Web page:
Languages “Lost” In Infancy Discovered In The Brain

Laurent Jégou via Flickr, CC BY-ND 2.0

Infants begin to be familiarized with sound patterns associated with certain languages while still in the womb. But what happens to those neural pathways when an infant is adopted internationally and is no longer exposed to that first language? New research has found that the unconscious brain still retains the familiarity to that language years later. The paper was published in Proceedings of the National Academy of Sciences, and Lara Pierce of McGill University in Montreal led the research.

The study consisted of 48 girls between the ages of 9 and 17, splitting them into three groups. One group spoke French exclusively; the second group had been adopted from China as babies, but only spoke French and had not continued to be exposed to Chinese; and the third group was fluent in both French and Chinese since birth.

"The infant brain forms representations of language sounds, but we wanted to see whether the brain maintains these representations later in life even if the person is no longer exposed to the language," Pierce said in a press release.

Each group underwent functional MRI, allowing researchers to see which parts of the brain were activated when the participants were exposed to Chinese language sounds. Quite surprisingly, the group that had been adopted showed activation patterns that were very similar to the bilingual group. This shows that even though the adoptee group hadn’t heard Chinese for an average of 12 years, the brain recognized the sound pattern as linguistically relevant. The group that had only been exposed to French since birth did not view those sounds as recognizable in the same way as the other two groups.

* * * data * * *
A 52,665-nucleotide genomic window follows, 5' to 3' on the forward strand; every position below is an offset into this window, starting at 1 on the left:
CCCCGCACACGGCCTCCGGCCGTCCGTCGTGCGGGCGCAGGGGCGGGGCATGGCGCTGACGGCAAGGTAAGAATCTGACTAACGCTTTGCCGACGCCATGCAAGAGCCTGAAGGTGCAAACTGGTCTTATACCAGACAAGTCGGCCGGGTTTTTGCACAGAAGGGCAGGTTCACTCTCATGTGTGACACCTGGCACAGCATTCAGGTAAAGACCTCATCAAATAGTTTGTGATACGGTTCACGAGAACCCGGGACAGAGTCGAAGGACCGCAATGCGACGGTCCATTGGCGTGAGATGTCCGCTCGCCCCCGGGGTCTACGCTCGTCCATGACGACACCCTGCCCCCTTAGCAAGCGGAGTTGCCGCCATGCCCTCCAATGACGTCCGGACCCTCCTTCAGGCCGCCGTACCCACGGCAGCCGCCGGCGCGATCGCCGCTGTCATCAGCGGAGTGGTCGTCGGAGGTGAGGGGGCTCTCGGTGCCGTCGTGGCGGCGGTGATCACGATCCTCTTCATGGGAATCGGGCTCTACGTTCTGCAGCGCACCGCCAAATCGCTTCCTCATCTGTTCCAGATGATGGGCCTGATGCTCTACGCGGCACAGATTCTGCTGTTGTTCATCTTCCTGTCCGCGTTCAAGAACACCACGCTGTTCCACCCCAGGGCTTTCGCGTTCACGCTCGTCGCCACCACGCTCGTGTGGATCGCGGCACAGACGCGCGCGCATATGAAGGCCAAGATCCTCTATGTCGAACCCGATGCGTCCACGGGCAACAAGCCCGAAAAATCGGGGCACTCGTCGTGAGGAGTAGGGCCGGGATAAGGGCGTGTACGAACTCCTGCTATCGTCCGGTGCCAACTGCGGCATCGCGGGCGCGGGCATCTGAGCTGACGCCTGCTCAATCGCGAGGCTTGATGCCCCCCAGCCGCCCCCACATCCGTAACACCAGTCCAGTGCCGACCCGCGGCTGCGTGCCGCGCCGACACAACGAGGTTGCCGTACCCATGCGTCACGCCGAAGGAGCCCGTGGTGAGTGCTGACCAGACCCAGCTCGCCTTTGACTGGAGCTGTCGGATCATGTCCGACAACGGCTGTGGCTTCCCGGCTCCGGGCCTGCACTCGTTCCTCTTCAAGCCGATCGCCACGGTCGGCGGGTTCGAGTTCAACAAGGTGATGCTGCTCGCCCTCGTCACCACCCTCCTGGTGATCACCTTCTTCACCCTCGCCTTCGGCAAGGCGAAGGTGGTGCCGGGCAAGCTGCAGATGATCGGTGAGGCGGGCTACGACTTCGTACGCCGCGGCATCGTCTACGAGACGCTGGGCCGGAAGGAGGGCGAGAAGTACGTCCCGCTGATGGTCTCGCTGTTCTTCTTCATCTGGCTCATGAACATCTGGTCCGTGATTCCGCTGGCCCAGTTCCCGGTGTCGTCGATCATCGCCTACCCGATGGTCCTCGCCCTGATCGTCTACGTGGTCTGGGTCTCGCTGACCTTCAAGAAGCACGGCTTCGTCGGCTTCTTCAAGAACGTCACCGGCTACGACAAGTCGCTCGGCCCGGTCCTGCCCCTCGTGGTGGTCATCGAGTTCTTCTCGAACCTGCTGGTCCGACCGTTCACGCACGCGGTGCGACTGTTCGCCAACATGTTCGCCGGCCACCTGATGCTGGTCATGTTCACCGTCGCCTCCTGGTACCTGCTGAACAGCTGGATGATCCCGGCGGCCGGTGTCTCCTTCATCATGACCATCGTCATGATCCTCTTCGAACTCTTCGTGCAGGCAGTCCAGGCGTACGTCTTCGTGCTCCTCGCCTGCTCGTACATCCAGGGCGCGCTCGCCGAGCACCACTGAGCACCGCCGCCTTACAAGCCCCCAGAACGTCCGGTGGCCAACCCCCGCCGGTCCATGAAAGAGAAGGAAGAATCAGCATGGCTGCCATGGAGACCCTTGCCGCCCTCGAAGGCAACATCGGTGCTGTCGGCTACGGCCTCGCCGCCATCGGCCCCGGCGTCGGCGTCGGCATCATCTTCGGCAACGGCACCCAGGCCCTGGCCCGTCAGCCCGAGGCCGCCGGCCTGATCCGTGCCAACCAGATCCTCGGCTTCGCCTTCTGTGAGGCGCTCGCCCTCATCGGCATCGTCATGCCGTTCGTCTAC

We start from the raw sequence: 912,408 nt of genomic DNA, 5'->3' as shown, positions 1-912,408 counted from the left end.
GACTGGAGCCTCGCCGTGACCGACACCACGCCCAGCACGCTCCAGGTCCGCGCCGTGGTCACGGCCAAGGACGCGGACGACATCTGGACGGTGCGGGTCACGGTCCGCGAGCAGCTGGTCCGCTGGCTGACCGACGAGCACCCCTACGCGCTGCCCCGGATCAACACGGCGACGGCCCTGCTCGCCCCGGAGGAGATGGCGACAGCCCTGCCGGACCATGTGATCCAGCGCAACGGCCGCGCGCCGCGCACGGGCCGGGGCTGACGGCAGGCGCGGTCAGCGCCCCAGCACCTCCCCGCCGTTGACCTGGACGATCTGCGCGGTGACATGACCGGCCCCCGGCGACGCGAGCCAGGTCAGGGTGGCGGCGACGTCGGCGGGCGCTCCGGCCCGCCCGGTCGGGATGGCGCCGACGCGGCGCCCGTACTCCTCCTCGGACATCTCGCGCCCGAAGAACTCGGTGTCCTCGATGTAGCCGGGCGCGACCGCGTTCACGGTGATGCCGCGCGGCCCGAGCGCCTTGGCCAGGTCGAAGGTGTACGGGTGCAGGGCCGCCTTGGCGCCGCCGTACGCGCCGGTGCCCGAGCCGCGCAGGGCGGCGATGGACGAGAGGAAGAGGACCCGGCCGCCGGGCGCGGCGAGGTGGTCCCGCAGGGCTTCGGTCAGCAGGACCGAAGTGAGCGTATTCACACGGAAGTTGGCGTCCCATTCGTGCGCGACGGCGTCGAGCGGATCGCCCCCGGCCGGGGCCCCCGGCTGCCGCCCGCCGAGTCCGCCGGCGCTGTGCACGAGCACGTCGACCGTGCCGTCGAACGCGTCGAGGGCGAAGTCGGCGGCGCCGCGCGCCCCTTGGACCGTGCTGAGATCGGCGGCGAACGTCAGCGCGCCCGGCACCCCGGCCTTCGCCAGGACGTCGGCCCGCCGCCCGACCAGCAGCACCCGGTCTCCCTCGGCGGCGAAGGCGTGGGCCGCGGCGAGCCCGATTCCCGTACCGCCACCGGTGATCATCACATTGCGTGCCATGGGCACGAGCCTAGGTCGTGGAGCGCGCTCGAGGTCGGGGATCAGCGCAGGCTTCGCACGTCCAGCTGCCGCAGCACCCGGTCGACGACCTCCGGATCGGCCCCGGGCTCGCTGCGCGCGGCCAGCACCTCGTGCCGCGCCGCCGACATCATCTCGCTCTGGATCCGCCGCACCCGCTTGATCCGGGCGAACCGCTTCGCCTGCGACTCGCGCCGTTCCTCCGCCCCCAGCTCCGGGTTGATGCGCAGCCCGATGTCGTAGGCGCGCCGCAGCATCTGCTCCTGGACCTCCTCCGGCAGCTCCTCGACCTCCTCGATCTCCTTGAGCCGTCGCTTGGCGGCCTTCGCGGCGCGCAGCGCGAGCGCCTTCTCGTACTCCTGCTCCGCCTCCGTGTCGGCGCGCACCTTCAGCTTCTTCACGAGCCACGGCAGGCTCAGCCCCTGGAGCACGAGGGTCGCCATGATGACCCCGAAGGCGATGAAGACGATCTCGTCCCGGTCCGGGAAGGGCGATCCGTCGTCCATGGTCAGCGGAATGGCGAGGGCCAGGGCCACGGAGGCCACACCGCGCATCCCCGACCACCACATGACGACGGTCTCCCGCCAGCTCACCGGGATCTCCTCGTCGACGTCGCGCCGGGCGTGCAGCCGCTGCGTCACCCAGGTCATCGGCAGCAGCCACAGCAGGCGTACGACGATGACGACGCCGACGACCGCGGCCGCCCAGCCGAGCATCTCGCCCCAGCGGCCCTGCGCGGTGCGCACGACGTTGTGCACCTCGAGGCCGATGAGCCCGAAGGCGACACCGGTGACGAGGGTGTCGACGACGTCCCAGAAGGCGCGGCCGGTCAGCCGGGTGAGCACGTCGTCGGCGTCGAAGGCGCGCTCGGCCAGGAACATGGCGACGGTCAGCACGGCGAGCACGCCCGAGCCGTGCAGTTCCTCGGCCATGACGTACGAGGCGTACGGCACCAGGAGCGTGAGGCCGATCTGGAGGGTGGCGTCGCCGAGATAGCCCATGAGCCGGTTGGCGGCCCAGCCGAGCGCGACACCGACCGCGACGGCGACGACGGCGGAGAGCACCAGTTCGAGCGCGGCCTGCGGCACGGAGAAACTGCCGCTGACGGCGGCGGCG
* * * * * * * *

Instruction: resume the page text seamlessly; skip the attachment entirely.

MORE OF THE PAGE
Functional MRI scans of the three groups of girls as they are exposed to sounds of the Chinese language. Credit: Montreal Neurological Institute, McGill University

"It astounded us that the brain activation pattern of the adopted Chinese who 'lost' or totally discontinued the language matched the one for those who continued speaking Chinese since birth. The neural representations supporting this pattern could only have been acquired during the first months of life," Pierce continued. "This pattern completely differed from the first group of unilingual French speakers.”

The results suggest that not only is the young brain extremely adept at picking up on the patterns and sounds of languages, but those channels seem to be preserved over many years. The ongoing existence of these neurological pathways raises many more questions with a variety of implications. This pattern recognition could have unconsciously influenced the processing of other information in the brain. 

The researchers are also curious if this could have implications for an increased ability to re-learn the language, and if it does, if this could work with other types of information. This could be a way to help develop the brains of infants and prepare them for skills they won’t use for several years.

[Header image credit: Laurent Jégou via Flickr, CC BY-ND 2.0]

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